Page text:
A long-term evaluation of The Morton Arboretum’s Public Horticulture Internship Program was conducted. Of the 33 alumni of the internship between 2003 and 2019, 22 were contacted and asked to complete a survey and semistructured interview. Fourteen responded, representing interns who completed the program since 2003 though skewed somewhat toward more recent graduates. Results portrayed a well-received program that was generally effective in its goals. Forty-six percent of respondents were currently working in public gardens, including several in high-level administrative and leadership positions. Some that were not currently in the field pursued employment at public gardens, but were unsuccessful due to residing too far from a public garden, lack of available positions, failure to meet credential requirements of entry-level positions, or inability to earn a starting salary meeting their expectations. Others pursued adjacent green industry careers including environmental journalism or consulting. All respondents commented that the program provided effective exposure to public horticulture and careers at public gardens, although could be somewhat fast paced and overwhelming.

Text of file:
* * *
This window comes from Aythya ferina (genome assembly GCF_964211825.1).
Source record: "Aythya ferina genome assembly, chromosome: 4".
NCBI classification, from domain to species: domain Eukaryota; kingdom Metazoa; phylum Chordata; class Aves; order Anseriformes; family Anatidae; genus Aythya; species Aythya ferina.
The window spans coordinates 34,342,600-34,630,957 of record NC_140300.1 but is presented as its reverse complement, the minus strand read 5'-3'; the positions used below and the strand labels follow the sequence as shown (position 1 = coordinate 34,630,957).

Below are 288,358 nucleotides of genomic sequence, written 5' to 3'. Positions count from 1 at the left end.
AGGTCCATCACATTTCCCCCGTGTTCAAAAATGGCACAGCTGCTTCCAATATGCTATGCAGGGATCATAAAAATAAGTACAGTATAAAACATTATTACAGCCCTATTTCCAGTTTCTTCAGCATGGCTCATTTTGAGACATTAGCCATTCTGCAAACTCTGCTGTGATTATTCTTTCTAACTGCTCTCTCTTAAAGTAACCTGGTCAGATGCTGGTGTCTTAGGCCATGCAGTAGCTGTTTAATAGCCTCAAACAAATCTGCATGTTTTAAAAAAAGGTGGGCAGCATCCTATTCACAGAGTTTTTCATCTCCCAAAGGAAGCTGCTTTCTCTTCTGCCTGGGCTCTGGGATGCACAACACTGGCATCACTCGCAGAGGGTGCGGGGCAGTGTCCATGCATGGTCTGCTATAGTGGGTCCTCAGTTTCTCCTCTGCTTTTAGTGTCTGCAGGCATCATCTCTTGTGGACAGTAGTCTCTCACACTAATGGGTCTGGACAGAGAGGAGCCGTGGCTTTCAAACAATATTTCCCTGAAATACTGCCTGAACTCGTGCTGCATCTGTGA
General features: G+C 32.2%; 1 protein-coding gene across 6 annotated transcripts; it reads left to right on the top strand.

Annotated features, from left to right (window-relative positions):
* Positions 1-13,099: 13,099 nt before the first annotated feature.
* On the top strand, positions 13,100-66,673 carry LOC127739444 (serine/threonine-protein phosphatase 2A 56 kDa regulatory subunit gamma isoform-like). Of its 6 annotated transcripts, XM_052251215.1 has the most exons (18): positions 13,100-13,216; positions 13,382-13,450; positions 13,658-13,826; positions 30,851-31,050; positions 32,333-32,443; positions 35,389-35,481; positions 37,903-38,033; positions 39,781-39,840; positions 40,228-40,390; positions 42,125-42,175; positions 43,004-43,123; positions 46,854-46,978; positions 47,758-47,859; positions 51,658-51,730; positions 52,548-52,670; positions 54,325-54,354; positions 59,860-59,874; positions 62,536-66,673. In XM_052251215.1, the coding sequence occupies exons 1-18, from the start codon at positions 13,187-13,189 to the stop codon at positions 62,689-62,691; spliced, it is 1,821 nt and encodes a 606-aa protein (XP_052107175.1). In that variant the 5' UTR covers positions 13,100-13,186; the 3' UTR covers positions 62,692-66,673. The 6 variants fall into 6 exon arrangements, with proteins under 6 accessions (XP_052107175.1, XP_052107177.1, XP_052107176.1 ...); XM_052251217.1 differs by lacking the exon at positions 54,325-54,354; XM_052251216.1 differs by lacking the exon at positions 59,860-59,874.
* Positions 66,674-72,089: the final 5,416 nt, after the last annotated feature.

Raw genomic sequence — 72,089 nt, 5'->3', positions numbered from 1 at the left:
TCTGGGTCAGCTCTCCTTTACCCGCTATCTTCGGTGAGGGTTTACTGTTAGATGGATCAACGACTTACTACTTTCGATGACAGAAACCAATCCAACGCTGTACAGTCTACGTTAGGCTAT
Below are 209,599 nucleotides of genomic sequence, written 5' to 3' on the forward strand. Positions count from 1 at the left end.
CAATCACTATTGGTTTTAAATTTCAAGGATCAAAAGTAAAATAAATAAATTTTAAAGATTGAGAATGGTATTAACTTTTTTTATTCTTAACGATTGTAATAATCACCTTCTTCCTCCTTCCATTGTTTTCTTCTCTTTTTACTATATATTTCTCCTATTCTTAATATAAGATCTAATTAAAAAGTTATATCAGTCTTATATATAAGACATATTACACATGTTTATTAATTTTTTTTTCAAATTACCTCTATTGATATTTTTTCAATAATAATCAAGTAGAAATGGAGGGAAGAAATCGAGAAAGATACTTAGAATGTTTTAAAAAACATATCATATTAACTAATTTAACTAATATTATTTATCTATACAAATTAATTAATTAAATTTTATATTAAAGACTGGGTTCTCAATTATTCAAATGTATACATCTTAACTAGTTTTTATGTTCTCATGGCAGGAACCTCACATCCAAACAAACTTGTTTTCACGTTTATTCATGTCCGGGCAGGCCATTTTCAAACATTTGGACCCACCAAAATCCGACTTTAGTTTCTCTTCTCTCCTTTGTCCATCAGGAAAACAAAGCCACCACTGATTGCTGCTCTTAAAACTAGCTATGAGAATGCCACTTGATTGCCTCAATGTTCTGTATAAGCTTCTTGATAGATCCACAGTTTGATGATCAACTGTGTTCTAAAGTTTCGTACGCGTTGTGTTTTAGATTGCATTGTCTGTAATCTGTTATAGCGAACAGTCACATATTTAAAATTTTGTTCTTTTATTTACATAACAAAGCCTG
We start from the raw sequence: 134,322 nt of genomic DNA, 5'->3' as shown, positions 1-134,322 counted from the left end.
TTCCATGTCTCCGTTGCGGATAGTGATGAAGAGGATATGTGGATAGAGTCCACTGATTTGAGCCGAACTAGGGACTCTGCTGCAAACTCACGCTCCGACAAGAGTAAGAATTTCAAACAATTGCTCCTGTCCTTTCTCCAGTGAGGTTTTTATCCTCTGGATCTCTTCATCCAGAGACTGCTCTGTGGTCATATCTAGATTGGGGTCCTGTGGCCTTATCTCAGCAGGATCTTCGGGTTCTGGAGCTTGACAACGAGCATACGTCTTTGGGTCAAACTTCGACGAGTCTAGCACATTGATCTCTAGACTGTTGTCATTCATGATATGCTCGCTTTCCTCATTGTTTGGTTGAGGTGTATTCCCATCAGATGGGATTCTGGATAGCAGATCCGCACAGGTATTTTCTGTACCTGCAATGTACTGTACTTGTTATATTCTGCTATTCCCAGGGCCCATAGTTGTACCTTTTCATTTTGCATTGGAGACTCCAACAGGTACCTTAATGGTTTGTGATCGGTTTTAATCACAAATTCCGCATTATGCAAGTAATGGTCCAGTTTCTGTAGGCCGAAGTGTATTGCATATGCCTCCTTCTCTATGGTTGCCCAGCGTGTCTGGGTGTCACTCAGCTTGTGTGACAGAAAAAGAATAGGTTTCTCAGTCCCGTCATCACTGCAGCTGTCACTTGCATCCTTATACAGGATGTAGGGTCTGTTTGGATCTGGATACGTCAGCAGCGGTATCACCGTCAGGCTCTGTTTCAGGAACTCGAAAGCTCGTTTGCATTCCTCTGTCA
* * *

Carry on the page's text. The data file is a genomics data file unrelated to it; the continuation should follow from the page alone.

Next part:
Open access

Xiangli Ma, Min Tang, Yufen Bi, and Junbo Yang